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Google Checkout

Posted By Barry Ritholtz On June 29, 2006 @ 6:45 am In Corporate Management,Finance,Investing,Retail,Web/Tech | Comments Disabled

Google_checkout [1]
The initial reports were wrong. The new service is not, as was previously stated, G-Buy or Google Wallet, but Google Checkout [1].

And the goal seems to be less of creating a direct competitor to PayPal than another way to generate targeted advertising search revenue, and improve the data and specificity of targeted search results. The San Jose Mercury News reports [2]:

"If Google Checkout is successful, the company could reap big rewards.
The transaction data for each person who makes a purchase, combined
with their search history, could lead to advertising that takes into
account their favorite stores and preferred brands. The more targeted
the advertising, the more advertisers are willing to pay."

Since Google will waive the transaction fees for vendors who buy AdWords, the goal may simply be to create more search advertising. If Paypal gets dinged in the process, they are collateral damage.

Google_650 [3]

Google2_650 [4]

Her’s the cost structure: Sellers pay Google 2% of each transaction, plus a 20-cent fee. That’s less than what they would pay MasterCard or Visa, who charge 1.95% plus 30 cents per transaction. PayPal charges a 2.9% plus a 30-cent fee (but Paypal’s fees decrease when merchants sell over $3,000).

Google appears to be subsidizing transactions. The reason is ad sales: For every $1 in fees a company spends on search advertising, they will waive fees on $10 worth of purchases. That is about a 20% rebate on advertising spending.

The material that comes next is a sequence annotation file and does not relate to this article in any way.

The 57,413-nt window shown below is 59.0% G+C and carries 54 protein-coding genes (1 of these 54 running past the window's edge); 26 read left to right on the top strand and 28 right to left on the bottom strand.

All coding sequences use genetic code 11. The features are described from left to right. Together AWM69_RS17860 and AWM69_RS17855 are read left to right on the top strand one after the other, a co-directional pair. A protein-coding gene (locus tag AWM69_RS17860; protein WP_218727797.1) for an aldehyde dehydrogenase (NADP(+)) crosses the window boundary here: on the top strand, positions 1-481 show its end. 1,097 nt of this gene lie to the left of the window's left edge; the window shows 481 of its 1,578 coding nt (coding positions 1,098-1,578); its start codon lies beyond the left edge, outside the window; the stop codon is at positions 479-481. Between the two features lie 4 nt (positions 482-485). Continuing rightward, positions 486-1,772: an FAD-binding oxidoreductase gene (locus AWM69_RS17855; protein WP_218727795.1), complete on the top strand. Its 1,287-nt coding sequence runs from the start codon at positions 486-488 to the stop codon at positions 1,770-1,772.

As we noted previously [5], this is likely to inure to the benefit of consumers.

BusinessWeek reports [6]

"this battle is bound to benefit consumers and merchants. By providing new and cheaper alternatives to credit cards for buying items online, these and other new online payment services could give buyers more confidence in a wider range of e-commerce sites. And coupled with e-commerce services from eBay, Google, Amazon.com, and others, they’re likely to help smaller merchants who can’t afford a credit-card merchant account to compete with bigger players."


There is a short video tour of Google Checkout [1] at the demo sit (halfway down the page).

click for video

Gc [1]

Google Aims to Speed the Online Checkout Line [7]
NYTimes, June 29, 2006

Google launches Checkout service to compete with PayPal [2]
Elise Ackerman
Mercury News, Wed, Jun. 28, 2006

Google’s eBay Challenge [6]
Robert Hof
Businessweek, JUNE 28, 2006

Article printed from The Big Picture: http://www.ritholtz.com/blog

URL to article: http://www.ritholtz.com/blog/2006/06/google-checkout/

URLs in this post:

[1] Image: https://checkout.google.com/buyer/tour.html

[2] reports: http://www.mercurynews.com/mld/mercurynews/business/14926295.htm

[3] Image: http://bigpicture.typepad.com/.shared/image.html?/photos/uncategorized/google_650.jpg

[4] Image: http://bigpicture.typepad.com/.shared/image.html?/photos/uncategorized/google2_650.jpg

[5] we noted previously: http://www.google.com/search?hl=en&lr=&c2coff=1&q=site%3Abigpicture.typepad.com+google+microsoft&btnG=Search

[6] reports: http://www.businessweek.com/investor/content/jun2006/pi20060628_081708.htm

[7] Google Aims to Speed the Online Checkout Line: http://www.nytimes.com/2006/06/29/technology/29google.html?ex=1309233600&en=b8f7055ee14eb9d8&ei=5090&partner=rssuserland&emc=rss

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